So, I recently went to the dealership to have my ford focus 02 in for an oil change, mulit-point check, fluids topped off, tires rotated. They called me and said that my tires were cupping. Ironically they mentioned they were having a tire sale and that I should think about getting new tires cause it was going to sound like I was driving over railroad tracks. I said no thanks cause I usually get a second opinion from another auto mechanic. Come to find out that they underinflated my tires significantly. One tire was only at 25 psi. I inflated my tires to proper psi. I don’t usually go to the dealership but I had a coupon so I went this time cause my usual mechanic would have costed the same just for an oil change. Should I be concerned that there is something else fishy going on?
If you have a problem with cupping tires, you have more than a tire problem. But, getting a second opinion is a good idea. If you have a good mechanic that you trust, do not be surprised if he recommends that you get new struts for your vehicle IF he thinks that you have a cupping problem.
Occasionally cupping can be caused by alignment, but most often its the struts.
How often do you check your tire pressure?
Have you taken it for another opinion? Are your tires cupping? Are they making any noise? How old are they and what kind of shape are they in generally? You haven’t said anything that should make anyone wonder.
Underinflation won’t cause cupping, though perhaps you’re thinking they wanted to do something that might increase road noise? I have no idea.
People do bad things. Businesses do bad things. Yes, maybe they were just trying to sell you a set of tires. That’s what the coupons are for - to get you in the door & sell you other stuff. You almost fell for it. Just stick with your regular mechanic.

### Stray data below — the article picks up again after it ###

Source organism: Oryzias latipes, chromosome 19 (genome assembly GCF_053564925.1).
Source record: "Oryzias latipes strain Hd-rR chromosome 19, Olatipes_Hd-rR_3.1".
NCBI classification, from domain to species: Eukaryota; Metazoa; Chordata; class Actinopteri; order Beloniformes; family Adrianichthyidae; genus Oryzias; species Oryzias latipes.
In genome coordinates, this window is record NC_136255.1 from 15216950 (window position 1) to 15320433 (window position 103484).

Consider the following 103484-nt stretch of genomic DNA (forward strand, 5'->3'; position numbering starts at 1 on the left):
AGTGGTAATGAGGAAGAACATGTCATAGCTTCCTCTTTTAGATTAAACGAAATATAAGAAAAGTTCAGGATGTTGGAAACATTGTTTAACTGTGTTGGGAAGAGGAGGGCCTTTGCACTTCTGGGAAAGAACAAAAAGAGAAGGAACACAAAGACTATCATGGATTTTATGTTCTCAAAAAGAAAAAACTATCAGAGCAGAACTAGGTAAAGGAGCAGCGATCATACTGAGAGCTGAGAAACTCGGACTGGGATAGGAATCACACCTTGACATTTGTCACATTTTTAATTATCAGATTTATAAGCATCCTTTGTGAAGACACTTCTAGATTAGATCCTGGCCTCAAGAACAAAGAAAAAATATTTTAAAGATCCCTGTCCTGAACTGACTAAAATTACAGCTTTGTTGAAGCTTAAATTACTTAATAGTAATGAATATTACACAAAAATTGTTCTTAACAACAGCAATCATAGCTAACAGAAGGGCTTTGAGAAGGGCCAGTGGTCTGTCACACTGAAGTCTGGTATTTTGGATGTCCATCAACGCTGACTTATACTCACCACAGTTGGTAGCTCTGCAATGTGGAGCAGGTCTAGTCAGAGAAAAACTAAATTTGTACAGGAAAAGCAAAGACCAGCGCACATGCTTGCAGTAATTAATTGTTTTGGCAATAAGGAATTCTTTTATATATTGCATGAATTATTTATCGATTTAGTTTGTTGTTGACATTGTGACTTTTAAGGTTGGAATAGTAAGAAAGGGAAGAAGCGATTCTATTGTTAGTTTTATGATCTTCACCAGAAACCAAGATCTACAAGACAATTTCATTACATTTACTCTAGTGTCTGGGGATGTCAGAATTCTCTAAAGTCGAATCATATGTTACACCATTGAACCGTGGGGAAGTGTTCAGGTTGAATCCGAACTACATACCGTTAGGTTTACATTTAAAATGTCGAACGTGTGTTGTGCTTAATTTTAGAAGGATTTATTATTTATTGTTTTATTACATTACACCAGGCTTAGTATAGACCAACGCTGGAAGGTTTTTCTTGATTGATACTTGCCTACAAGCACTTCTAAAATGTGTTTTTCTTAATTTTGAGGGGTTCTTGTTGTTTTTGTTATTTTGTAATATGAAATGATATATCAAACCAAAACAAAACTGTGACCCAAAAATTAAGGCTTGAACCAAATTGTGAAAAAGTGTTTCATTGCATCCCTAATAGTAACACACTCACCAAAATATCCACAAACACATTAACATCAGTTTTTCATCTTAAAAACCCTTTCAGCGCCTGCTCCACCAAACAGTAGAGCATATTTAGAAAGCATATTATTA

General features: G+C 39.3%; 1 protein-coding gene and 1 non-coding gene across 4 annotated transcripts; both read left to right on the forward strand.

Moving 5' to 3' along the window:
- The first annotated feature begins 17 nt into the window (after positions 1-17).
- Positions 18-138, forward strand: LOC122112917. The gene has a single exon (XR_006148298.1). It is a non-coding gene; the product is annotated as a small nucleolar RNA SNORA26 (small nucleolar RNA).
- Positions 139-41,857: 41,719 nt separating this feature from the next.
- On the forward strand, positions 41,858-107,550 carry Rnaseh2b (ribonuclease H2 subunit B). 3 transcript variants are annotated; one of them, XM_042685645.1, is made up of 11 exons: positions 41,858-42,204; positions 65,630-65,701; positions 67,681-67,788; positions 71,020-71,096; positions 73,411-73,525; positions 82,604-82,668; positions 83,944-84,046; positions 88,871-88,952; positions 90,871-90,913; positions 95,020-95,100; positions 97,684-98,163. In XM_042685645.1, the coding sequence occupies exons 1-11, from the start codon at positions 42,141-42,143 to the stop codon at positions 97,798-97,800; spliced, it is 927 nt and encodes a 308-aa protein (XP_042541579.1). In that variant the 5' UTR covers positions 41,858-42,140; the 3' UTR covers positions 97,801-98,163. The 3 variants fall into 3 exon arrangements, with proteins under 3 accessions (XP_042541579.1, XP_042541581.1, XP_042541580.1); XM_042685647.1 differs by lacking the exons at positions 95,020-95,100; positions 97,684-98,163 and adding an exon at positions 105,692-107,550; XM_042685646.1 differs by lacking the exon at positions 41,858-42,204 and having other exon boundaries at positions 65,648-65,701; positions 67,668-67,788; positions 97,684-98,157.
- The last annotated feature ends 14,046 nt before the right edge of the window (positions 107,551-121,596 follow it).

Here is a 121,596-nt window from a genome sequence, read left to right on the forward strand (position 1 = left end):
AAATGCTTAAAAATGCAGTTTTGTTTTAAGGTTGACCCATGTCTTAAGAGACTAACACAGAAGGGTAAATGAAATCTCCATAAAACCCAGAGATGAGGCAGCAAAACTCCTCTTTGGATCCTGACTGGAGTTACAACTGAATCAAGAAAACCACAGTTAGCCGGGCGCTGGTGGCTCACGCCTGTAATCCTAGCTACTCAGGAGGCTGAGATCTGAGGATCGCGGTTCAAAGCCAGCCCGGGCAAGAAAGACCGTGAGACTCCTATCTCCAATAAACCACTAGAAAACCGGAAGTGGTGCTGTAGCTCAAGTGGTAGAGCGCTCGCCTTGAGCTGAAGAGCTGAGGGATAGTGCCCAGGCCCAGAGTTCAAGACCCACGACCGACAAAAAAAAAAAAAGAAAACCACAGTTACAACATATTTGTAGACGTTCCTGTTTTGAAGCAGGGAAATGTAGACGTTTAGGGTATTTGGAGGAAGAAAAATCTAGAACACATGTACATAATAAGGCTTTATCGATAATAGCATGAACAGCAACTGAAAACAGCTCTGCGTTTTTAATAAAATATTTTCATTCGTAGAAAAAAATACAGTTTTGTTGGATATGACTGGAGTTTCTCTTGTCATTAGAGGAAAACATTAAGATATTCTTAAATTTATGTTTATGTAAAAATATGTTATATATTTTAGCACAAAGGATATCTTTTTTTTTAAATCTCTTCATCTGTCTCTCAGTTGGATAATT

Tire cupping is usually caused by bad shocks/struts.
This car is almost 10 years old…have the struts/shocks ever been replaced.
How do you know THEY underinflated your tires?
With the Ford “The Works Fuel Saver” service package they’re supposed to give you a multi-point inspection that includes the tires, and correct the inflation if they’re wrong. So at the minimum, they failed to do something that they advertised they would do.
If you have cupping on one or more tyres, you should correct that problem before you consider replacing the tyres.
Putting off getting an alignment can end up costing you more than not doing it.
Your gauges says the tires were underinflated. Maybe your gauge is incorrect and the tire pressure was set properly to begin with.
I threw away one of those shirt pocket gauges I had about a month or so ago. According to that gauge every tire on every vehicle I own, including my lawn tractor and motorcycles, had about 15 PSI in them. When checked with 2 other gauges the tire pressure was shown to be correct.
Cupping is a condition that is often misdianosed too. Severe featheredging due to not rotating the tires on a FWD car is often mistaken for cupping.
If the tires are actually cupped then that points to a bad strut/shock problem or possibly an tire balance problem depending on how that word is interpreted.
At this point I’m not anywhere near ready to blame the dealer for running a scam.
So does the car exhibit any very minute vibration or humming noises? Have you looked at the tire tread yourself? May not get answers but thought I’d ask.
First, did you have a vibration? If not, then who cares if your tires have cupping?
Second, I don’t like the term “cupping”. It is frequently mis-used. “Cupping” is caused by bad shocks or an out of balance condition. But the term is regularly used for wear that is induced by alignment. It is EXTREMELY difficult for the average tech to tell the difference. I prefer the term “irregular wear” as it covers both conditions.
But it is pretty common for folks to also apply the term “cupping” to heel and toe wear - which can be a normal condition.